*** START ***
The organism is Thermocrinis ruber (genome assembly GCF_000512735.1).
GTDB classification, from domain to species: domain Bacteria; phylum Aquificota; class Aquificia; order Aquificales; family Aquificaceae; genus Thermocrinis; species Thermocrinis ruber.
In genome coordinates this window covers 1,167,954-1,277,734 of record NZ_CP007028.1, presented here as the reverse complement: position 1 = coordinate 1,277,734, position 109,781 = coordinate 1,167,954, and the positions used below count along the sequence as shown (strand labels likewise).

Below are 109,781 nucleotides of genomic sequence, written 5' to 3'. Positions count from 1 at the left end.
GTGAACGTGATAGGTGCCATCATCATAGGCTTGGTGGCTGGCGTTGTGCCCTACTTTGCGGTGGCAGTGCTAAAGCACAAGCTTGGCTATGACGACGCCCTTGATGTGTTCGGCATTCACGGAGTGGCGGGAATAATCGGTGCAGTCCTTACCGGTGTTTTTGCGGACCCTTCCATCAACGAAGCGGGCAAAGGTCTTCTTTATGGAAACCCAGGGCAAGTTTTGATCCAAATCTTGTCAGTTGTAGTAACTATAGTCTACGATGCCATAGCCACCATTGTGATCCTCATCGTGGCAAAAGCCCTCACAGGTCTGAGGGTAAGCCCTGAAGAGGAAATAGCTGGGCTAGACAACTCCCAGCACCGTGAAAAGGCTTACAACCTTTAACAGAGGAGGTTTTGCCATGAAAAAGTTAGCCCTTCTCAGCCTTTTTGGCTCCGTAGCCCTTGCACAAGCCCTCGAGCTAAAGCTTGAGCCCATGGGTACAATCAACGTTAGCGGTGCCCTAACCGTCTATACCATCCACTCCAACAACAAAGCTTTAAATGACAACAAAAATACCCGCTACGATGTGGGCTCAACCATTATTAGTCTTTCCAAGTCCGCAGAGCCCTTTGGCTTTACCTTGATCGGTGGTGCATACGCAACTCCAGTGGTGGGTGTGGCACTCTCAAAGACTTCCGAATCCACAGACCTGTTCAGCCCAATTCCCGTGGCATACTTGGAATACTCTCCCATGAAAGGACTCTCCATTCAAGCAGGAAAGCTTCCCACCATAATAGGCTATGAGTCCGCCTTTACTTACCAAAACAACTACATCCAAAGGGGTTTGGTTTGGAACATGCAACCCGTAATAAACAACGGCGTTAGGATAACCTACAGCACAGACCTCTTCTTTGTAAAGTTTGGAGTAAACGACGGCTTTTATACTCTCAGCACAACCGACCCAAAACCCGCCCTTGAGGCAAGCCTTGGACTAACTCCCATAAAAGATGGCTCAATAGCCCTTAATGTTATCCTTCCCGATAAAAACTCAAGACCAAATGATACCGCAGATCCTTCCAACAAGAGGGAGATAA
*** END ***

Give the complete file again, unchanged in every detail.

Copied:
The organism is Thermocrinis ruber (genome assembly GCF_000512735.1).
GTDB classification, from domain to species: domain Bacteria; phylum Aquificota; class Aquificia; order Aquificales; family Aquificaceae; genus Thermocrinis; species Thermocrinis ruber.
In genome coordinates this window covers 1,167,954-1,277,734 of record NZ_CP007028.1, presented here as the reverse complement: position 1 = coordinate 1,277,734, position 109,781 = coordinate 1,167,954, and the positions used below count along the sequence as shown (strand labels likewise).

Below are 109,781 nucleotides of genomic sequence, written 5' to 3'. Positions count from 1 at the left end.
GTGAACGTGATAGGTGCCATCATCATAGGCTTGGTGGCTGGCGTTGTGCCCTACTTTGCGGTGGCAGTGCTAAAGCACAAGCTTGGCTATGACGACGCCCTTGATGTGTTCGGCATTCACGGAGTGGCGGGAATAATCGGTGCAGTCCTTACCGGTGTTTTTGCGGACCCTTCCATCAACGAAGCGGGCAAAGGTCTTCTTTATGGAAACCCAGGGCAAGTTTTGATCCAAATCTTGTCAGTTGTAGTAACTATAGTCTACGATGCCATAGCCACCATTGTGATCCTCATCGTGGCAAAAGCCCTCACAGGTCTGAGGGTAAGCCCTGAAGAGGAAATAGCTGGGCTAGACAACTCCCAGCACCGTGAAAAGGCTTACAACCTTTAACAGAGGAGGTTTTGCCATGAAAAAGTTAGCCCTTCTCAGCCTTTTTGGCTCCGTAGCCCTTGCACAAGCCCTCGAGCTAAAGCTTGAGCCCATGGGTACAATCAACGTTAGCGGTGCCCTAACCGTCTATACCATCCACTCCAACAACAAAGCTTTAAATGACAACAAAAATACCCGCTACGATGTGGGCTCAACCATTATTAGTCTTTCCAAGTCCGCAGAGCCCTTTGGCTTTACCTTGATCGGTGGTGCATACGCAACTCCAGTGGTGGGTGTGGCACTCTCAAAGACTTCCGAATCCACAGACCTGTTCAGCCCAATTCCCGTGGCATACTTGGAATACTCTCCCATGAAAGGACTCTCCATTCAAGCAGGAAAGCTTCCCACCATAATAGGCTATGAGTCCGCCTTTACTTACCAAAACAACTACATCCAAAGGGGTTTGGTTTGGAACATGCAACCCGTAATAAACAACGGCGTTAGGATAACCTACAGCACAGACCTCTTCTTTGTAAAGTTTGGAGTAAACGACGGCTTTTATACTCTCAGCACAACCGACCCAAAACCCGCCCTTGAGGCAAGCCTTGGACTAACTCCCATAAAAGATGGCTCAATAGCCCTTAATGTTATCCTTCCCGATAAAAACTCAAGACCAAATGATACCGCAGATCCTTCCAACAAGAGGGAGATAA